Twenty-third Sunday in Ordinary Time (Homily)
September 06, 2020 11:30 am · Father Sergio Muñoz Fita
Dear Brothers and Sisters:
This Sunday the Word of God reminds us of the duty of fraternal correction. It is a duty because, as the prophet Ezekiel tells us, God holds us responsible for our brethren. In the Gospel, Christ reminds us that, before discussing the faults of our neighbor with third parties, we must first address it privately with them, and if the time comes to have to involve more people, it is exclusively for the purpose of seeking the good of the person who has sinned or to protect the rest of the members of the community. That is to say, the Lord asks us that in this as in the other aspects of our lives we govern ourselves by charity. Saint Paul reminds us in the second reading that we owe nothing to anyone - except to love one another. We should never act out of animosity, impatience, pride, or resentment - only and always, charity.
What applies to us as individuals, has even more validity, if that is possible, with respect to the obligation of the Church to proclaim the Gospel and to show men the way to heaven. "It is a part of the Church's mission - we read in the Catechism of the Catholic Church – to pass moral judgments even in matters related to politics, whenever the fundamental rights of man or the salvation of souls requires it.” (CCE 2246). The Church has the obligation to point out good and evil because, as we have also heard today, the voice of God resounds in that of his Bride, the Church: “Whatever you bind on earth shall be bound in heaven, and whatever you loose on earth shall be loosed in heaven.” In the Gospel of St Luke, we read: "He who listens to you listens to me" (Lk 10:16). Therefore, the Church receives the Word of God to be his voice in the world so that it can be heard by all peoples and of all history.
This country faces a defining moment for the future of the nation in the November elections. We must ask ourselves, both pastors and lay people - for we are all Church - who we are going to listen to, whose voices we are going to trust. In the readings we have just heard, we have the mandate of God, so that with charity we can show the difference between good and evil to those who are disoriented by the noise of the world, the media, and the multiple currents of opinion.
What we proclaim is Christian love and we cannot be ashamed of it. That is the best service we can offer our fellow men. Now, love is not an empty word. It has a content that does not lend itself to manipulation. Saint Paul told us today: love sums up the commandments of the old Covenant. It summarizes them, that is to say, it contains them, elevates them, purifies them, embellishes them; it does not eliminate or abolish them. There are moral absolutes; there are trees whose fruit we cannot eat no matter how palatable they may seem, because they do not lead to life but rather to death, temporary or eternal.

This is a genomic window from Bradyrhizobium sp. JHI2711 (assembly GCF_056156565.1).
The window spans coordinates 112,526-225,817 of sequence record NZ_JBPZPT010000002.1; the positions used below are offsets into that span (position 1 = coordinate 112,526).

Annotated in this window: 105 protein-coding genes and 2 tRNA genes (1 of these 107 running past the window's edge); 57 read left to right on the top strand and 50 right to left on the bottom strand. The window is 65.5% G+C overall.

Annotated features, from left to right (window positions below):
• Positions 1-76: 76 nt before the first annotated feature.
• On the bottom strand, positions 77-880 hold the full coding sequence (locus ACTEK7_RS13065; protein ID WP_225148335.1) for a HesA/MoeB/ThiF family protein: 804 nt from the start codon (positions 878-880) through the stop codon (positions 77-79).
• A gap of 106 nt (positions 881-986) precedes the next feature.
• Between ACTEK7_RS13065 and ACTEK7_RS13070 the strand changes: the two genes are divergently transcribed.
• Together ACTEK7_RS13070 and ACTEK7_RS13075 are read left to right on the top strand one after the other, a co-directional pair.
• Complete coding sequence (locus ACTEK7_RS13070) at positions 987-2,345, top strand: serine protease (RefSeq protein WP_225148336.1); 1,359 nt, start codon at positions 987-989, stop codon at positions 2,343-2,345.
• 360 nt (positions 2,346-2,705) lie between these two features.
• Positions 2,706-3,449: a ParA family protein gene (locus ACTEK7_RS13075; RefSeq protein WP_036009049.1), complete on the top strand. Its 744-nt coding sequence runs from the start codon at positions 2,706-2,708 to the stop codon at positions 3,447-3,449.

- When Saint Paul reminds us today of the command not to commit adultery and the Church speaks it in the world today, in defense of the sacredness of marriage formed exclusively by a man and a woman, it is preaching authentic love.
- When Saint Paul reminds us today of the command not to steal and the Church speaks it in the world today, calling for social justice, solidarity and subsidiarity for the small groups of our society, beginning with the family, it is preaching authentic love.
- When Saint Paul reminds us today of the sacred law not to kill and the Church speaks it in the world today, raising the flag of absolute respect for the life and dignity of the human person from conception to natural death, emphasizing the evil of abortion in any case, and on the red line that Catholics must not cross to support political choices, people or institutions, that promote it by action or by permission, it is preaching authentic love.
Today I simply want to invite you to listen to the Church and let our Mother enlighten you with her Magisterium when you exercise your right, which is also a moral obligation (CCE 2240), to vote. Listen to Her with your heart, trusting Her more than your own judgment or the siren songs of lobbies or politicians; believing, as Saint Ignatius writes in his Spiritual Exercises, that what I see as white is black if our Mother the Church teaches me so. "If today you hear his voice - in the voice of his Bride - harden not your hearts".
Over the next few days, we will be sending our parishioners, parts of our Bishop's document on Catholics in public life online. I invite you to read it little by little, slowly and in silence. Think about it. Let it illuminate your mind and touch your heart. And when the time comes to exercise your right and your moral obligation, after agreeing on earth about what we are to pray to our heavenly Father - a country where the sacred gifts of freedom, justice, family, and unborn children are always protected and cherished - may the Lord grant us what we have asked of Him.